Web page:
1. Venezuela publicly ratifies 1966 Geneva Agreement in order to pressure Guyana in ongoing border dispute.
On Wednesday the 17th of February the Venezuelan government made a display of publicly ratifying the 1966 Geneva Agreement between itself and Guyana which sought to establish a bilateral framework to solve the ongoing border dispute between the two countries. Venezuela claims that this agreement, which it interprets differently to the rest of the international community, means that Guyana cannot bring outside voices into the ongoing dispute. Seemingly, this is part of their ongoing campaign to undermine the jurisdiction of the World Court, which is currently arbitrating on the dispute. Hopes are high that despite Venezuela’s interference, the World Court will be able to reach a fair decision on the ownership of the Essequibo region and protect Guyana’s territorial integrity.
2. Gunmen kill and abduct children in Nigerian school raid.
One pupil has been killed and 27 others abducted during a nighttime raid on a boarding school in Kagara, Nigeria. Three members of staff were also kidnapped alongside twelve of their relatives. The assailants wore false or stolen military uniforms and stormed the school in great numbers. The motive for the attack is currently unknown, but criminal groups and the terrorist organisation Boko Haram have been known historically to use kidnap as a means of generating profit and spreading fear. Security forces are currently investigating and planning rescue operations.
3. Desert locust swarms in Northern Kenya are reaching critical levels.
A new wave of desert locusts is plaguing Northern Kenya, with the number of insects threatening to become unmanageable. Locust swarms have now appeared in 15 separate counties in the country and threaten the food security of millions of people. Kenya is having a tough time combatting the locusts at their source because of ongoing conflict in northern Ethiopia, Somalia and Yemen. Authorities such as the UN Food and Agriculture Organisation are unable to access these regions to control locust populations, and strong winds are spreading them to Kenya.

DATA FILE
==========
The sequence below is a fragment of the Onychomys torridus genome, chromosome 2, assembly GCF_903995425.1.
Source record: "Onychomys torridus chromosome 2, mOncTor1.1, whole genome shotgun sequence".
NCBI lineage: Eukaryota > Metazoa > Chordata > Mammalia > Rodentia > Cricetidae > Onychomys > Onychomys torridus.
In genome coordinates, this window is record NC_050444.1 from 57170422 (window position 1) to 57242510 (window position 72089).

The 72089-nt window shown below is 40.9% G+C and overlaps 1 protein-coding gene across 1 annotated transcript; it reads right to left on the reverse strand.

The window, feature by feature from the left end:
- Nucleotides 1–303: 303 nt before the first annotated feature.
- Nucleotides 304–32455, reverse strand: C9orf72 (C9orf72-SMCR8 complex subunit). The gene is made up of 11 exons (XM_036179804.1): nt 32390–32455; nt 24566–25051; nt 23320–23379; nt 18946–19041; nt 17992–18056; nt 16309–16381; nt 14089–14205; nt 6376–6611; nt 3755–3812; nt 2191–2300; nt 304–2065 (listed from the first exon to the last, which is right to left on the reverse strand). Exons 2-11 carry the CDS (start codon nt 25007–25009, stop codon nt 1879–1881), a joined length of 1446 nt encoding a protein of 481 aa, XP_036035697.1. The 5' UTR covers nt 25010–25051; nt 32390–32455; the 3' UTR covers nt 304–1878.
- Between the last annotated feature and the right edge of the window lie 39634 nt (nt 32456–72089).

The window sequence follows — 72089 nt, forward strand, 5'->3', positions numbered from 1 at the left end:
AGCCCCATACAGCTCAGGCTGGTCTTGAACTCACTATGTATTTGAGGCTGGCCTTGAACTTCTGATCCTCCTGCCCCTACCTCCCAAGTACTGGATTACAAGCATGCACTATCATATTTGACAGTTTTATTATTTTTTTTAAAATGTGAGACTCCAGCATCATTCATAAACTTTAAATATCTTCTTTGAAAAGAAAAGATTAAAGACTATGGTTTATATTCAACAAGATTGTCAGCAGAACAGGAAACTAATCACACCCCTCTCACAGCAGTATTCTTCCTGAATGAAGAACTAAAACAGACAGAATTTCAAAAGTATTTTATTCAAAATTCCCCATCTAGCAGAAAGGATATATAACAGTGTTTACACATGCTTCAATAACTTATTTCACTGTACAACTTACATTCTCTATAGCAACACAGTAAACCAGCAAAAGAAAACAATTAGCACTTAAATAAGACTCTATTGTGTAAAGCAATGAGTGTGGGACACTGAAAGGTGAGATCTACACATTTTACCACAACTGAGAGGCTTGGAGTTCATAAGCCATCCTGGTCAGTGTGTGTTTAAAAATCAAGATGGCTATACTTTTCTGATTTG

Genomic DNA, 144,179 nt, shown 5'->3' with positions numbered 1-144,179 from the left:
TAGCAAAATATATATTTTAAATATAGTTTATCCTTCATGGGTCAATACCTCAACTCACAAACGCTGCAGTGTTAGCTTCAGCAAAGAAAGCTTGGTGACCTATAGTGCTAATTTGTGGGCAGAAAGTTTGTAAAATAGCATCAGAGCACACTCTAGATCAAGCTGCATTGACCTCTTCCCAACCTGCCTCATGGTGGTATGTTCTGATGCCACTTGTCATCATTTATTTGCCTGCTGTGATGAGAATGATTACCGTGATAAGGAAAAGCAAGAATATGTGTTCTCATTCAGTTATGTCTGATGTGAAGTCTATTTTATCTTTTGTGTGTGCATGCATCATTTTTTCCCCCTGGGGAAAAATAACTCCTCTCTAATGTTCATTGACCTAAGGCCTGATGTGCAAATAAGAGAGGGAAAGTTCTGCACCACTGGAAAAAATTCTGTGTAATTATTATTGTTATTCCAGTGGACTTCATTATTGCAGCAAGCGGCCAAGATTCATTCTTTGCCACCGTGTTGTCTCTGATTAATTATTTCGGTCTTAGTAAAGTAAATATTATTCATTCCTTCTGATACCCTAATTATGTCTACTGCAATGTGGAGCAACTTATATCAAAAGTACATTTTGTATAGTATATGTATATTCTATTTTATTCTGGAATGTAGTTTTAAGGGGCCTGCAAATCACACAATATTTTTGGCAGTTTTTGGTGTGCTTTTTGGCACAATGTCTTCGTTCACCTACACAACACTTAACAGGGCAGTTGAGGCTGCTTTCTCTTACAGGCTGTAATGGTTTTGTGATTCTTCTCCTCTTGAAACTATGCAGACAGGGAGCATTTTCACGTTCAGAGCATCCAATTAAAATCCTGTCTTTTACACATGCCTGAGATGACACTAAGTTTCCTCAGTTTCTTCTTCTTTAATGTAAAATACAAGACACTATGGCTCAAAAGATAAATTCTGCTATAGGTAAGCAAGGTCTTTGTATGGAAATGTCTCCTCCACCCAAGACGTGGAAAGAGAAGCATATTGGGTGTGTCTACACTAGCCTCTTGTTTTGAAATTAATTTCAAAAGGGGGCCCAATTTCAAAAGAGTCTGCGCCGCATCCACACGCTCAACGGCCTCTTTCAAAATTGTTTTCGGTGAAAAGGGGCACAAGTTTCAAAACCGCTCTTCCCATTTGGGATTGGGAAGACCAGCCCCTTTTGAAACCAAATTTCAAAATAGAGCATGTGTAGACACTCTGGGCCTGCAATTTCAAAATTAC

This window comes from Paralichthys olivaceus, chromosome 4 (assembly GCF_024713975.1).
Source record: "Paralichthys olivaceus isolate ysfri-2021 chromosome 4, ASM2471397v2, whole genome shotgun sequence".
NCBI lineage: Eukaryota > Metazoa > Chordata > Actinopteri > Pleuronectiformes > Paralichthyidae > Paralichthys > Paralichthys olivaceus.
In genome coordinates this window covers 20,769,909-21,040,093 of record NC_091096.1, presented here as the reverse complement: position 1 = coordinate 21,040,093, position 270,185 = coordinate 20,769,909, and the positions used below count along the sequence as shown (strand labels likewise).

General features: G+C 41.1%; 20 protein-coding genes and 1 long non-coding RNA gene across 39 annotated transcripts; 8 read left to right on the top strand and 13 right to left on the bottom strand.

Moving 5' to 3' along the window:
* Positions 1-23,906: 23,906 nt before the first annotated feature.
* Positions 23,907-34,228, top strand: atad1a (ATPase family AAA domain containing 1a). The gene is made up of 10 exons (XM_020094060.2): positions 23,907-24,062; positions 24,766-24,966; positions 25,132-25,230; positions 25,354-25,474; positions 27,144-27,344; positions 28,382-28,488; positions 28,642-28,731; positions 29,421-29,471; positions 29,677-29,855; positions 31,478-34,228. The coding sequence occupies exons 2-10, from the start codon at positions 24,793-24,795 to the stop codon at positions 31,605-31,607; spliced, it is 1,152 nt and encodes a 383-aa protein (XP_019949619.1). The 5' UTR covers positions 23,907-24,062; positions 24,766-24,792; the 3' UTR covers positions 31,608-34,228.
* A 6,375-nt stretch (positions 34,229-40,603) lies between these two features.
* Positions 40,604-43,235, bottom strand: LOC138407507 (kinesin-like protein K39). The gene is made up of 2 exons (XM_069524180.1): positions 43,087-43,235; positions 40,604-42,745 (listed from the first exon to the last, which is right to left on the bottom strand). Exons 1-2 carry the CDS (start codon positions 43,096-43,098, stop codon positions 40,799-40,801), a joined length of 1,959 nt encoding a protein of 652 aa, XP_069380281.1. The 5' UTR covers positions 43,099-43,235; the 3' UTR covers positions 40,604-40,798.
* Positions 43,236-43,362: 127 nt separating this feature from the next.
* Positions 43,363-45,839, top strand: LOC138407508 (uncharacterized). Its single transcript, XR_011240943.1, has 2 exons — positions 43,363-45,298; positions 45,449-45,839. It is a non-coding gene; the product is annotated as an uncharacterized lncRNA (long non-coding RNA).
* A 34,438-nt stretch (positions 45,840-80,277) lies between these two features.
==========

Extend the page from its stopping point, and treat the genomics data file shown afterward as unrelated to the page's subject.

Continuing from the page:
4. Facebook news ban in Australia interfering with emergency services.
A new law is being proposed in Australia which would mean that large social media companies would have to pay news outlets for their content. In response to this, Facebook has moved to prevent its Australian users from viewing or sharing news on their platforms. Of course, this ban raises ethical questions, but the way in which it has been implemented thus far raises pressing security concerns. Emergency and critical government services, like state health departments, have been among those pages banned from sharing updates and information. This has come at a time when Australia is facing wildfires and the ongoing Coronavirus pandemic.
5. Fiji launches national strategy to combat human trafficking.
Fiji’s Permanent Secretary for Defence and National Security launched the country’s national strategy to combat human trafficking this week. The strategy stresses the importance of international collaboration in combatting what is a truly transnational crime and notes that Covid-19 has only intensified the threat it poses to the globe. International Organization for Migration Chief of Mission in Fiji, Solomon Kantha, noted that this was an “important milestone for Fiji in not only recognising the scourge of human trafficking but in developing and endorsing a strategy and action plan to effectively deal with this horrendous crime”.